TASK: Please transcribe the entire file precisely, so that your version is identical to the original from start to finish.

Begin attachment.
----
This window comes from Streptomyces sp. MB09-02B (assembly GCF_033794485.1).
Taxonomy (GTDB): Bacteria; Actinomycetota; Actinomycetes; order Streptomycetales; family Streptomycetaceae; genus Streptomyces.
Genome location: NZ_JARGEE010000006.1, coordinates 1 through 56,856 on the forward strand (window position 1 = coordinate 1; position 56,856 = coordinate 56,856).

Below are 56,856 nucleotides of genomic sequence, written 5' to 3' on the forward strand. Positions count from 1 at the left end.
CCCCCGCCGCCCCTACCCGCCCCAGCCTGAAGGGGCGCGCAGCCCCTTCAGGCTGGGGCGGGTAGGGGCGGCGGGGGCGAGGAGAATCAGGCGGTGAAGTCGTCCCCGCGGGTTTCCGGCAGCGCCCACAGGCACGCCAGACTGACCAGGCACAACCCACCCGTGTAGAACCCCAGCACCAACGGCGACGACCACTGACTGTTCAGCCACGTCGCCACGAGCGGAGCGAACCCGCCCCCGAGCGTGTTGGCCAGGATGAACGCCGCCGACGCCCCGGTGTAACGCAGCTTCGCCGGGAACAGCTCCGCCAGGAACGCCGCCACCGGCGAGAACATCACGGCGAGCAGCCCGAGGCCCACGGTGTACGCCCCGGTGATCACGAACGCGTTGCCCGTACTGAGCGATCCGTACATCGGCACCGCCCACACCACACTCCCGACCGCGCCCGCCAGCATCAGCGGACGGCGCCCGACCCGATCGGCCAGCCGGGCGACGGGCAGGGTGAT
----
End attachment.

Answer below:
This window comes from Streptomyces sp. MB09-02B (assembly GCF_033794485.1).
Taxonomy (GTDB): Bacteria; Actinomycetota; Actinomycetes; order Streptomycetales; family Streptomycetaceae; genus Streptomyces.
Genome location: NZ_JARGEE010000006.1, coordinates 1 through 56,856 on the forward strand (window position 1 = coordinate 1; position 56,856 = coordinate 56,856).

Below are 56,856 nucleotides of genomic sequence, written 5' to 3' on the forward strand. Positions count from 1 at the left end.
CCCCCGCCGCCCCTACCCGCCCCAGCCTGAAGGGGCGCGCAGCCCCTTCAGGCTGGGGCGGGTAGGGGCGGCGGGGGCGAGGAGAATCAGGCGGTGAAGTCGTCCCCGCGGGTTTCCGGCAGCGCCCACAGGCACGCCAGACTGACCAGGCACAACCCACCCGTGTAGAACCCCAGCACCAACGGCGACGACCACTGACTGTTCAGCCACGTCGCCACGAGCGGAGCGAACCCGCCCCCGAGCGTGTTGGCCAGGATGAACGCCGCCGACGCCCCGGTGTAACGCAGCTTCGCCGGGAACAGCTCCGCCAGGAACGCCGCCACCGGCGAGAACATCACGGCGAGCAGCCCGAGGCCCACGGTGTACGCCCCGGTGATCACGAACGCGTTGCCCGTACTGAGCGATCCGTACATCGGCACCGCCCACACCACACTCCCGACCGCGCCCGCCAGCATCAGCGGACGGCGCCCGACCCGATCGGCCAGCCGGGCGACGGGCAGGGTGAT